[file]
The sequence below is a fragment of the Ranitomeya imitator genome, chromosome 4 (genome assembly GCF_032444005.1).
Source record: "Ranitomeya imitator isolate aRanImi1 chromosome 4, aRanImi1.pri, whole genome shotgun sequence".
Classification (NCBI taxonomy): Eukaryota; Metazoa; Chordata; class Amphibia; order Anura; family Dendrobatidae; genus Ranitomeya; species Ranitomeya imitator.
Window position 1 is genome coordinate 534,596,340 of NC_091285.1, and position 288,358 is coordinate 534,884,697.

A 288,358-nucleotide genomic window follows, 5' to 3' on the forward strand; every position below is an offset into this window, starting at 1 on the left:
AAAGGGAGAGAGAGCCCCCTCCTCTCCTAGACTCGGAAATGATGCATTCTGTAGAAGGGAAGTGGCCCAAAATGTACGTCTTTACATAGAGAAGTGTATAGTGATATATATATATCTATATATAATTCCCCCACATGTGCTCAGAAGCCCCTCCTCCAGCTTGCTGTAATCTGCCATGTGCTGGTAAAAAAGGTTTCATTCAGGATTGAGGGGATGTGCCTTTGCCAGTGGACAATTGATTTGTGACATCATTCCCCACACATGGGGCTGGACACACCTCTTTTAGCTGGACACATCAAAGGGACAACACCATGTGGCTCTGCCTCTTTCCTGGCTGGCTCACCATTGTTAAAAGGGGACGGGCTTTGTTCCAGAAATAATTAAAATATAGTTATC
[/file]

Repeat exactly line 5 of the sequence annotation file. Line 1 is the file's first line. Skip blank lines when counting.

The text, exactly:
A 288,358-nucleotide genomic window follows, 5' to 3' on the forward strand; every position below is an offset into this window, starting at 1 on the left: